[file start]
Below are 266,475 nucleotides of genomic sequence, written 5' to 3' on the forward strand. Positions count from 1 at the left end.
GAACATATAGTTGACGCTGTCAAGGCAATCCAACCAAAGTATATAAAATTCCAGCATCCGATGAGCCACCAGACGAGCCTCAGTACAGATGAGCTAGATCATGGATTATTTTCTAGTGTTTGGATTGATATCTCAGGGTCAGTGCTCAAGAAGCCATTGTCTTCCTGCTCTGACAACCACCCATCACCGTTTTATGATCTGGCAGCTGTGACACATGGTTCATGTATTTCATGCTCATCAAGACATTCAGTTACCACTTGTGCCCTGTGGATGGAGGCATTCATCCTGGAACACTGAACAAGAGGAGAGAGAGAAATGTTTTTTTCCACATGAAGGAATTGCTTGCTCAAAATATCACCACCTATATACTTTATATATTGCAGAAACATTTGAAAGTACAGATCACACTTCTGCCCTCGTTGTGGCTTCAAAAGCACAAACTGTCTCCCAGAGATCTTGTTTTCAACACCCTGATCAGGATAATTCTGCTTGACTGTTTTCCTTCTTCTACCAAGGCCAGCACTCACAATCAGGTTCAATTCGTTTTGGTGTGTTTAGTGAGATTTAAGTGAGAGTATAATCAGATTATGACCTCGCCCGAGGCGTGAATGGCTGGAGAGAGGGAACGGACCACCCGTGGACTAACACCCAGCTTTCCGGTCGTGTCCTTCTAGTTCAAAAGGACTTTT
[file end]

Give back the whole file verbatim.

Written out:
Below are 266,475 nucleotides of genomic sequence, written 5' to 3' on the forward strand. Positions count from 1 at the left end.
GAACATATAGTTGACGCTGTCAAGGCAATCCAACCAAAGTATATAAAATTCCAGCATCCGATGAGCCACCAGACGAGCCTCAGTACAGATGAGCTAGATCATGGATTATTTTCTAGTGTTTGGATTGATATCTCAGGGTCAGTGCTCAAGAAGCCATTGTCTTCCTGCTCTGACAACCACCCATCACCGTTTTATGATCTGGCAGCTGTGACACATGGTTCATGTATTTCATGCTCATCAAGACATTCAGTTACCACTTGTGCCCTGTGGATGGAGGCATTCATCCTGGAACACTGAACAAGAGGAGAGAGAGAAATGTTTTTTTCCACATGAAGGAATTGCTTGCTCAAAATATCACCACCTATATACTTTATATATTGCAGAAACATTTGAAAGTACAGATCACACTTCTGCCCTCGTTGTGGCTTCAAAAGCACAAACTGTCTCCCAGAGATCTTGTTTTCAACACCCTGATCAGGATAATTCTGCTTGACTGTTTTCCTTCTTCTACCAAGGCCAGCACTCACAATCAGGTTCAATTCGTTTTGGTGTGTTTAGTGAGATTTAAGTGAGAGTATAATCAGATTATGACCTCGCCCGAGGCGTGAATGGCTGGAGAGAGGGAACGGACCACCCGTGGACTAACACCCAGCTTTCCGGTCGTGTCCTTCTAGTTCAAAAGGACTTTT